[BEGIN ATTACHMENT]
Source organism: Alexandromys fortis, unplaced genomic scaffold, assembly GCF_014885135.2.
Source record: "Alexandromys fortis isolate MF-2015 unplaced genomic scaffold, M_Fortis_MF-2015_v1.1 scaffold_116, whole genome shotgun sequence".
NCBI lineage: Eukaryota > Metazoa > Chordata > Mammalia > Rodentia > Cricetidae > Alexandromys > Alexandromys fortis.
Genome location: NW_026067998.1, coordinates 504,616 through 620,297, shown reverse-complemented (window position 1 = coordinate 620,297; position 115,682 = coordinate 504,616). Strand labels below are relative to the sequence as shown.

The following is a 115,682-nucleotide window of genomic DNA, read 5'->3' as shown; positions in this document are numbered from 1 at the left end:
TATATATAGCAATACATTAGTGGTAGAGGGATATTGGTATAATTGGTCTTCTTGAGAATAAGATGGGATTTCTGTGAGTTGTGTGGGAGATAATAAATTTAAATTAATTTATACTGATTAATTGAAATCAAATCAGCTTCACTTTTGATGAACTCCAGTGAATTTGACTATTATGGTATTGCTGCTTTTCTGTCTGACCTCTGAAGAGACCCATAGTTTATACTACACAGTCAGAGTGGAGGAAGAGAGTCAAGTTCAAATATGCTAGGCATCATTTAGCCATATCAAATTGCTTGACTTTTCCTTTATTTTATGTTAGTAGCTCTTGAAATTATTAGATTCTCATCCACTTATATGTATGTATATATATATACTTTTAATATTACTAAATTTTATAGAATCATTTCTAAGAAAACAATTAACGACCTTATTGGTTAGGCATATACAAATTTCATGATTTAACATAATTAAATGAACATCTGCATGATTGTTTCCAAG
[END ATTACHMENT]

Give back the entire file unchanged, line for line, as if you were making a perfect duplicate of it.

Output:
Source organism: Alexandromys fortis, unplaced genomic scaffold, assembly GCF_014885135.2.
Source record: "Alexandromys fortis isolate MF-2015 unplaced genomic scaffold, M_Fortis_MF-2015_v1.1 scaffold_116, whole genome shotgun sequence".
NCBI lineage: Eukaryota > Metazoa > Chordata > Mammalia > Rodentia > Cricetidae > Alexandromys > Alexandromys fortis.
Genome location: NW_026067998.1, coordinates 504,616 through 620,297, shown reverse-complemented (window position 1 = coordinate 620,297; position 115,682 = coordinate 504,616). Strand labels below are relative to the sequence as shown.

The following is a 115,682-nucleotide window of genomic DNA, read 5'->3' as shown; positions in this document are numbered from 1 at the left end:
TATATATAGCAATACATTAGTGGTAGAGGGATATTGGTATAATTGGTCTTCTTGAGAATAAGATGGGATTTCTGTGAGTTGTGTGGGAGATAATAAATTTAAATTAATTTATACTGATTAATTGAAATCAAATCAGCTTCACTTTTGATGAACTCCAGTGAATTTGACTATTATGGTATTGCTGCTTTTCTGTCTGACCTCTGAAGAGACCCATAGTTTATACTACACAGTCAGAGTGGAGGAAGAGAGTCAAGTTCAAATATGCTAGGCATCATTTAGCCATATCAAATTGCTTGACTTTTCCTTTATTTTATGTTAGTAGCTCTTGAAATTATTAGATTCTCATCCACTTATATGTATGTATATATATATACTTTTAATATTACTAAATTTTATAGAATCATTTCTAAGAAAACAATTAACGACCTTATTGGTTAGGCATATACAAATTTCATGATTTAACATAATTAAATGAACATCTGCATGATTGTTTCCAAG